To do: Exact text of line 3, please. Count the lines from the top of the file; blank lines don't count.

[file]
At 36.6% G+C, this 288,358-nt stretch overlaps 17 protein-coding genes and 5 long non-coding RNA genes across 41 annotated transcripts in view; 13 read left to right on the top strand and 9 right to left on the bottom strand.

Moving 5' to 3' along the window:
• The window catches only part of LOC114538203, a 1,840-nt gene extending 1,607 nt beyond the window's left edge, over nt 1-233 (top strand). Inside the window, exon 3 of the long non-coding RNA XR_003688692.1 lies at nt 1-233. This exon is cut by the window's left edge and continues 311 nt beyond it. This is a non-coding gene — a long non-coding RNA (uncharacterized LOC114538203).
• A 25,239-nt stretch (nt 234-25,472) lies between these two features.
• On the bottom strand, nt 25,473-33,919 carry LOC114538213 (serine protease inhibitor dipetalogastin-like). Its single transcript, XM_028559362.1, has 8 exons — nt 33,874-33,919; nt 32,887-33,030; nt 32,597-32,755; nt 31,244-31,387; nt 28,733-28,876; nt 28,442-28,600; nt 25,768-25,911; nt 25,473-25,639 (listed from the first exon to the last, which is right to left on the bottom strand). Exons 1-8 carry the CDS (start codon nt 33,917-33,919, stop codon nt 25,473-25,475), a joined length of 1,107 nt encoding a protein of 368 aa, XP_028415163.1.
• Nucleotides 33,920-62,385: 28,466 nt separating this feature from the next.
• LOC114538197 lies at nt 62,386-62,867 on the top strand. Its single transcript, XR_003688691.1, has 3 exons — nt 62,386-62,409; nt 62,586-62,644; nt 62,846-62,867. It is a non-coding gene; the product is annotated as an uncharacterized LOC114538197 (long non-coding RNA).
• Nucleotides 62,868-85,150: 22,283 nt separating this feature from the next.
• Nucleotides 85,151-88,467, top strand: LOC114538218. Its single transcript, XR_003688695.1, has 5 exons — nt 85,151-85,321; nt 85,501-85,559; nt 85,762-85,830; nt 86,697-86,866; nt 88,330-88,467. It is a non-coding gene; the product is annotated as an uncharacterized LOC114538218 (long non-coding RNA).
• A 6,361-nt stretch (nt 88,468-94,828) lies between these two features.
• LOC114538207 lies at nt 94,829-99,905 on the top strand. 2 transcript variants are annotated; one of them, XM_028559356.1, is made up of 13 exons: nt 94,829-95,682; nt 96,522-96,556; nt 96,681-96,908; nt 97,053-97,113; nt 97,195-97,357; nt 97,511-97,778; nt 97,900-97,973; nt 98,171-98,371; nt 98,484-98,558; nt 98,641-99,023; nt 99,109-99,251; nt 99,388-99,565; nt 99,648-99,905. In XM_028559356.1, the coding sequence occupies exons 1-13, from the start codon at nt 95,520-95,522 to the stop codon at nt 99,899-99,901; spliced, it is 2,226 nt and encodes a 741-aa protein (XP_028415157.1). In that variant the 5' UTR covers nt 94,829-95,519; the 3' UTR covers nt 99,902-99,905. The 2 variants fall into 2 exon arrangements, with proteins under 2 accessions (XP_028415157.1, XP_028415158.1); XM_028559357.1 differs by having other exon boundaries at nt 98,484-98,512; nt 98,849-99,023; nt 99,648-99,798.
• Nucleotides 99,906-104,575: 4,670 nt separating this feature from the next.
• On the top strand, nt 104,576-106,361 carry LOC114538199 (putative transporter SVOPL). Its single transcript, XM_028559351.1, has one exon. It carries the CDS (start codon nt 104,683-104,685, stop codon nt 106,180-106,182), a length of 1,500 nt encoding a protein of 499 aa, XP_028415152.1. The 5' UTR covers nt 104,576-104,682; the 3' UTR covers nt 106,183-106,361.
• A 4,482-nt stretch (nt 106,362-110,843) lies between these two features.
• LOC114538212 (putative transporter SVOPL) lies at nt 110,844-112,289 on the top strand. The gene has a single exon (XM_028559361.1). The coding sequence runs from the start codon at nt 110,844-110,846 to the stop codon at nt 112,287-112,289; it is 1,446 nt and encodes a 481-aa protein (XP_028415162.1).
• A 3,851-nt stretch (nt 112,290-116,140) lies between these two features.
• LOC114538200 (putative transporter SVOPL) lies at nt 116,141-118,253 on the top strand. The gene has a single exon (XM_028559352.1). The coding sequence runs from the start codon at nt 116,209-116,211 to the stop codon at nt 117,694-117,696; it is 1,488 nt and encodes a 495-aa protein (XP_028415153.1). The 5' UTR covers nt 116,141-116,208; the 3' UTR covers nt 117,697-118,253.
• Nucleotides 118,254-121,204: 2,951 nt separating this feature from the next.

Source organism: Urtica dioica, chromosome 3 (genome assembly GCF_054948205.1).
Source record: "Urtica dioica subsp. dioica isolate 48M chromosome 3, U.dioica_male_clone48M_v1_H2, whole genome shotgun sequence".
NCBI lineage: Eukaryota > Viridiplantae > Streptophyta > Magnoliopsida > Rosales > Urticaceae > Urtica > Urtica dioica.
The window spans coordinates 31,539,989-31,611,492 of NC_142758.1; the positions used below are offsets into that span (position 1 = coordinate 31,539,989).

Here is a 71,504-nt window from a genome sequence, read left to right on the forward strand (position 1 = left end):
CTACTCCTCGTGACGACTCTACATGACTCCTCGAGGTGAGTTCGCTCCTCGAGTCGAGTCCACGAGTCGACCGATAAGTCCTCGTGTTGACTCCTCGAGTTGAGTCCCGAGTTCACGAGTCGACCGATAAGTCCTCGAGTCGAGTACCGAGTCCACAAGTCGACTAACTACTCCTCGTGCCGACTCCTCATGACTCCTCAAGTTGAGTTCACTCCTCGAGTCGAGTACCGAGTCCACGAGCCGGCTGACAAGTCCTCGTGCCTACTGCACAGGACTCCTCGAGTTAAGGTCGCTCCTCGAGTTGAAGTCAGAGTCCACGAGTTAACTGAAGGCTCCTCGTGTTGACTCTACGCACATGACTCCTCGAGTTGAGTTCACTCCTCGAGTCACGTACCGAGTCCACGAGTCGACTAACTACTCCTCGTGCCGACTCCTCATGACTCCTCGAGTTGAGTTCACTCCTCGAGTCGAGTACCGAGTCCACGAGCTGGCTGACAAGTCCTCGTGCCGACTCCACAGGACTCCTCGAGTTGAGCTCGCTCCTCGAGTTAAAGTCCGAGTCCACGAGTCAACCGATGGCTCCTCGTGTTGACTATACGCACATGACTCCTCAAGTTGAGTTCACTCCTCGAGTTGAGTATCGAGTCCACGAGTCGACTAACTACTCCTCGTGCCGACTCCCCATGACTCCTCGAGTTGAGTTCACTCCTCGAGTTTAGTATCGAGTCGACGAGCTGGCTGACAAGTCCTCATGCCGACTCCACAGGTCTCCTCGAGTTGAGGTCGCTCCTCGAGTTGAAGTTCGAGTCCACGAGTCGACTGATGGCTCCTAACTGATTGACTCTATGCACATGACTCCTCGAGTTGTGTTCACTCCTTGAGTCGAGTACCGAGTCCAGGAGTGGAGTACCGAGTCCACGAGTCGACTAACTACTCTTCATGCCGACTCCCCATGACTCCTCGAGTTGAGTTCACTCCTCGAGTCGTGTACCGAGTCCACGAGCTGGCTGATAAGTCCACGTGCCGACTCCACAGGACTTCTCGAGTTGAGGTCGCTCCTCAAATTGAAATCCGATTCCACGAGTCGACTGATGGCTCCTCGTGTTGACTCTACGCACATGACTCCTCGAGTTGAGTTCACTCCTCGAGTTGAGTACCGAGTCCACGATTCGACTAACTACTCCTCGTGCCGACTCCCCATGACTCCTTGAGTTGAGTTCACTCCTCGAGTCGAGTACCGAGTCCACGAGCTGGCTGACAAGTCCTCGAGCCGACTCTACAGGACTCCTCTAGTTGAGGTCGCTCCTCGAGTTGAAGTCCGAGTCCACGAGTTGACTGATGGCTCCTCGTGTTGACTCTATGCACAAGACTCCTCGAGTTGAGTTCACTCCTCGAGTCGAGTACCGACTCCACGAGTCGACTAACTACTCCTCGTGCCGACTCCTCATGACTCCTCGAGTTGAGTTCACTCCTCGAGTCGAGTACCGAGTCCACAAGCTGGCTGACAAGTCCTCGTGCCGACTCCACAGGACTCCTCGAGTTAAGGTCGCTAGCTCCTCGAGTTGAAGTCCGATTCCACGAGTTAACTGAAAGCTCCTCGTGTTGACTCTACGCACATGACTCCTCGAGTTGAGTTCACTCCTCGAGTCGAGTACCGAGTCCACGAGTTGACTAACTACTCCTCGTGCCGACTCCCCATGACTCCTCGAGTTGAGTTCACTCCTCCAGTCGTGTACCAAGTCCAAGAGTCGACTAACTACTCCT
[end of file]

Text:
• The window catches only part of LOC114538203, a 1,840-nt gene extending 1,607 nt beyond the window's left edge, over nt 1-233 (top strand). Inside the window, exon 3 of the long non-coding RNA XR_003688692.1 lies at nt 1-233. This exon is cut by the window's left edge and continues 311 nt beyond it. This is a non-coding gene — a long non-coding RNA (uncharacterized LOC114538203).